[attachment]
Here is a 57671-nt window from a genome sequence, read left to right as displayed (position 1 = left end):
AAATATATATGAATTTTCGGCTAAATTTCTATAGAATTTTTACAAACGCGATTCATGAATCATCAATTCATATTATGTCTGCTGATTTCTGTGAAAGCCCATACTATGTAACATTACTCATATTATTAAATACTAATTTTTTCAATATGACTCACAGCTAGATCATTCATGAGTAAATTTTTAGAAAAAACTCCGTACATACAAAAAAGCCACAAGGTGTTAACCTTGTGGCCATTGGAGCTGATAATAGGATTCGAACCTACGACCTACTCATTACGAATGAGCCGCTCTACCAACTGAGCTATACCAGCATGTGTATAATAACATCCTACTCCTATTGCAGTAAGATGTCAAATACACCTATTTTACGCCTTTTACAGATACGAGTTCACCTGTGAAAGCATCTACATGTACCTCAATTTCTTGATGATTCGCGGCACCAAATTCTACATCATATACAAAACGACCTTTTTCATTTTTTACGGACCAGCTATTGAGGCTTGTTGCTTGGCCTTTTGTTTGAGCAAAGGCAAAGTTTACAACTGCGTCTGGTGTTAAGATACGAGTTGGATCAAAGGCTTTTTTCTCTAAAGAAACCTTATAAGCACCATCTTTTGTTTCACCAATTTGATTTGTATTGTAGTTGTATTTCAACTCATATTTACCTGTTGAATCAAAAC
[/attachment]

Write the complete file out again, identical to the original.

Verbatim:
Here is a 57671-nt window from a genome sequence, read left to right as displayed (position 1 = left end):
AAATATATATGAATTTTCGGCTAAATTTCTATAGAATTTTTACAAACGCGATTCATGAATCATCAATTCATATTATGTCTGCTGATTTCTGTGAAAGCCCATACTATGTAACATTACTCATATTATTAAATACTAATTTTTTCAATATGACTCACAGCTAGATCATTCATGAGTAAATTTTTAGAAAAAACTCCGTACATACAAAAAAGCCACAAGGTGTTAACCTTGTGGCCATTGGAGCTGATAATAGGATTCGAACCTACGACCTACTCATTACGAATGAGCCGCTCTACCAACTGAGCTATACCAGCATGTGTATAATAACATCCTACTCCTATTGCAGTAAGATGTCAAATACACCTATTTTACGCCTTTTACAGATACGAGTTCACCTGTGAAAGCATCTACATGTACCTCAATTTCTTGATGATTCGCGGCACCAAATTCTACATCATATACAAAACGACCTTTTTCATTTTTTACGGACCAGCTATTGAGGCTTGTTGCTTGGCCTTTTGTTTGAGCAAAGGCAAAGTTTACAACTGCGTCTGGTGTTAAGATACGAGTTGGATCAAAGGCTTTTTTCTCTAAAGAAACCTTATAAGCACCATCTTTTGTTTCACCAATTTGATTTGTATTGTAGTTGTATTTCAACTCATATTTACCTGTTGAATCAAAAC